HILLSBOROUGH: Rotary, first responders help fire officials establish active shooter task force

Rebecca Nowalski

A fledgling task force comprised of local first responders is gearing up for a task they hope they never have to perform – saving lives while an active shooting incident unfolds in a local municipal building, school or other public place in Hillsborough.

Comprised of six members of the Hillsborough Fire Marshal’s Office, the Rescue Task Force (RTF) is a volunteer group aimed at finding, treating and evacuating the wounded from an active shooter situation.

Hillsborough Fire Marshal Dave Foelsch said the impetus behind the task force’s establishment was the proliferation of mass shootings across the country and the need its members felt to do something.

“We don’t want to have to start teams like this, but it came from the fact that we’re not geared to be standing on the outside going ‘wow, I wish we could have done something,'” Foelsch said.

According to the Gun Violence Archive (GVA), a non-profit organization that tracks gun-related incidents across the country, there have been 34,818 incidents this year involving firearms, resulting in 8,729 deaths and 17,001 injuries of Aug. 7. Suicides are not included in the organizations’ numbers.

Of those nearly 35,000 incidents, the GVA lists 212 as “mass shootings.” Though there is no widely accepted definition for what constitutes a mass shooting, the FBI defines mass murder as “a number of murders (four or more,) occurring during the same incident, with no distinctive time period between the murders.”

With incidents like the Stoneman Douglas High School shooting in Parkland, Fla., in February and the shooting at the Capital Gazette in Annapolis, Md., in June fresh on his mind, Foelsch said today’s climate means a shooting can happen anywhere.

“It got to the point that once or twice a month, you were hearing about some sort of incident,” he said. “It’s not like this is just in big cities or way out in the middle of nowhere. Some of these incidents are taking place in locations that exactly match what we have here.”

In an effort to get the RTF going before the start of the fire district’s budget process, Foelsch reached out to the Rotary Club of Hillsborough for an initial injection of financial support. The organization quickly obliged, donating $3,000 to help purchase bullet-proof vests and helmets that task force members will wear when entering a dangerous locale.

“We wish there was no need for such a team in Hillsborough, or anywhere else,” Rotary Club of Hillsborough President and former Township Committeeman Greg Burchette said. “However, we are glad to be in a position to support the formation of this important unit.”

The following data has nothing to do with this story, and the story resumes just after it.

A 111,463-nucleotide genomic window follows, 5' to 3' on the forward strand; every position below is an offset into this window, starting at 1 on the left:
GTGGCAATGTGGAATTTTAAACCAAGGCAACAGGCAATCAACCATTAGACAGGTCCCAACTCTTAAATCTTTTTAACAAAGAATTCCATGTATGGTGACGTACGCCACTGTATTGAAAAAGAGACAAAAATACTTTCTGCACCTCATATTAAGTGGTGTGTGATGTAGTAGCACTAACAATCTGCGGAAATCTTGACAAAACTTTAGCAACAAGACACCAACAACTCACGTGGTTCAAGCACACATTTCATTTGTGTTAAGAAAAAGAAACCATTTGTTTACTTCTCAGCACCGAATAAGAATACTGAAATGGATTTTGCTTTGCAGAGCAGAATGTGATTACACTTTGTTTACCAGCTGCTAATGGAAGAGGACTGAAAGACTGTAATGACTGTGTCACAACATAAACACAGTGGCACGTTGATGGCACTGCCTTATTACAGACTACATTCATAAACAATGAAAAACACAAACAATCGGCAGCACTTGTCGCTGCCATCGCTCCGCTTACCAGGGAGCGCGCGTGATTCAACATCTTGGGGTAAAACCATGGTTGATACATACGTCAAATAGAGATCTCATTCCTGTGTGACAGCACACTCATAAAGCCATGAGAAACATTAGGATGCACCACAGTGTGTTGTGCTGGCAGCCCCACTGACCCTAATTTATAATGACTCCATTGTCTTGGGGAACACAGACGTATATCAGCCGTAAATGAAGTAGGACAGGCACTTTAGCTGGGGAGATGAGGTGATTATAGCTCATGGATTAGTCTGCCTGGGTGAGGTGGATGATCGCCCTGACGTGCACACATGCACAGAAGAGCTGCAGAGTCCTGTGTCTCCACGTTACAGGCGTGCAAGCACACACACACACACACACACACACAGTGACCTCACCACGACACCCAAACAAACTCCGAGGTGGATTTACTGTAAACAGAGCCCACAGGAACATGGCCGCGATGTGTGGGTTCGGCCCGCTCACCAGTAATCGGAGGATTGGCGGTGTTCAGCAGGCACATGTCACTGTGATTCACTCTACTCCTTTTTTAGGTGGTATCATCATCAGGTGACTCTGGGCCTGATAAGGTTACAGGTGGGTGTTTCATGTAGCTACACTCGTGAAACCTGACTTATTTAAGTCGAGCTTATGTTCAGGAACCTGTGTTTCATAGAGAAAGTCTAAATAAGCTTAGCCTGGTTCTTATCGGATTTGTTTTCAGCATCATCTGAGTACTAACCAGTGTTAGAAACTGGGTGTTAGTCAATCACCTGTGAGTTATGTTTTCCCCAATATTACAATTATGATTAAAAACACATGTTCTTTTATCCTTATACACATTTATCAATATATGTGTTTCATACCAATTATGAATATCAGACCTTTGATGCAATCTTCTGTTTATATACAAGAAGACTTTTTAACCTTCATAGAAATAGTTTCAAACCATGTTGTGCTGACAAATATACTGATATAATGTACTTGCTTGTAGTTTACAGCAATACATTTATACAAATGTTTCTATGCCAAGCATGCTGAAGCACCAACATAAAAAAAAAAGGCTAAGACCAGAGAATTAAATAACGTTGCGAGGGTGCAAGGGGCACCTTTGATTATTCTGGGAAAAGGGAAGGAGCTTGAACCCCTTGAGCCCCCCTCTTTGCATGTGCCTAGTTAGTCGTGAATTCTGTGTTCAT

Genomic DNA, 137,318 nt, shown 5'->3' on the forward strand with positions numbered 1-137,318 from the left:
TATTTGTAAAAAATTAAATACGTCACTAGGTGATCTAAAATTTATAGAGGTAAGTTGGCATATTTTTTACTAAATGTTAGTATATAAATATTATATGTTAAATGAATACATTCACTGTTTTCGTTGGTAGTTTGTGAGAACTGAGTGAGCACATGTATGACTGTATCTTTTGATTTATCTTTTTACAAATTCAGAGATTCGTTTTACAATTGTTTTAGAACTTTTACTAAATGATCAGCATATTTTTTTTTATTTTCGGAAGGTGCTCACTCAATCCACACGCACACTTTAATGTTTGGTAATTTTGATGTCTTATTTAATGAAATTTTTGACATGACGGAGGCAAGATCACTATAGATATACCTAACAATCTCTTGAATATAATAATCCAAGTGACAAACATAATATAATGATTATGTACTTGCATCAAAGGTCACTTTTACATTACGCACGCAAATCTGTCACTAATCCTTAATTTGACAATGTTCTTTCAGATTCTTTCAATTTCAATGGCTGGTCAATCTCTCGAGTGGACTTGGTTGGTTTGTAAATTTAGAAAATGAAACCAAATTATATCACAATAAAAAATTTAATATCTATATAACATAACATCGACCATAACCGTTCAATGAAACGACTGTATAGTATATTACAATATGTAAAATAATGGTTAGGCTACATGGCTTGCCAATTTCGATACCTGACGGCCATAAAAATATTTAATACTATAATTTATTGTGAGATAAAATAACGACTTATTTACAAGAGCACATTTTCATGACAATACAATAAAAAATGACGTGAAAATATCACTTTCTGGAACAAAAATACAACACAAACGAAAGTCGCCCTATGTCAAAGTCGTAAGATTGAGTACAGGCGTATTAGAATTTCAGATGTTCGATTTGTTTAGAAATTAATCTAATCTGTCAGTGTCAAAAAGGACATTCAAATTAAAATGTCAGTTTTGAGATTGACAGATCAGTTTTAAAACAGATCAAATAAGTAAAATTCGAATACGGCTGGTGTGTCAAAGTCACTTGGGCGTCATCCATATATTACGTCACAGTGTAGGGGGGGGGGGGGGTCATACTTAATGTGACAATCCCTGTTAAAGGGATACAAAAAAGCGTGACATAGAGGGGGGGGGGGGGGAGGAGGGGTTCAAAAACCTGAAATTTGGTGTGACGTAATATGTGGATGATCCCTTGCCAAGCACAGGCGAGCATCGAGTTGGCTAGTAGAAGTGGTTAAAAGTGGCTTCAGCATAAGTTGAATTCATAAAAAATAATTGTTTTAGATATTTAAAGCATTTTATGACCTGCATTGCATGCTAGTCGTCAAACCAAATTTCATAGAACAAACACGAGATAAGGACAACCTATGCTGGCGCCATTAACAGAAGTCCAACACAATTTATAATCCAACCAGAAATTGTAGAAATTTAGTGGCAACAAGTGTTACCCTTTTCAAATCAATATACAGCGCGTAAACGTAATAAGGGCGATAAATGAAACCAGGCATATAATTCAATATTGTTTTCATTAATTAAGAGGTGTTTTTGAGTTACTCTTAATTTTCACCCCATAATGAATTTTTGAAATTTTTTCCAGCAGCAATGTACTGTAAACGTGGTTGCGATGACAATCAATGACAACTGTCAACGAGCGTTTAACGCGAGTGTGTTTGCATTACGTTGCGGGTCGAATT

Foelsch said he also approached the Hillsborough Township Board of Fire Commissioners for support and were given a matching donation of $3,000.

Additionally, Foelsch said the task force has been training with the Hillsborough Township Police Department, going over everything from best practices and policies to specific tactics and maneuvers when in an active shooter situation.

“The job for the police at an incident like this is to go in and make contact with the [perpetrator. Our job and focus is to go in and get those people who need our help immediately,” Foelsch said. “That’s why we chose to outfit ourselves with the top-of-the-line vests and helmets. We’re going in there unarmed and we know that.”

Last month, the RTF participated in its first active shooter drill when first responders from the surrounding area descended upon Auten Road Intermediate School (ARIS) for the exercise.

Though it is considered the first task force of its kind in Somerset County, Foelsch said the task force conducted itself well during the ARIS drills.

“It was great to see that we’re on track and that the tactics and procedures we discussed with the police department were exactly what we needed to know,” he said. “It really drove home everything that we had been practicing and talking about for the past two or three months.”

Looking forward to the task force’s future, Foelsch said he was hopeful that the all-volunteer outfit will be able to bolster its ranks. Trying to get ordinary people to run into a building where bullets are flying, he said, could be a hard sell for some.

“We know there are people out there who say we’re crazy, but all I can say is we’re not wired to stand on the outside. We have years of experience and we’re all the same,” he said. “We’re going in guarded and we’re hopefully giving these people the best chance of survival they can get. It all comes down to time – the clock is ticking from the second they’re hit.”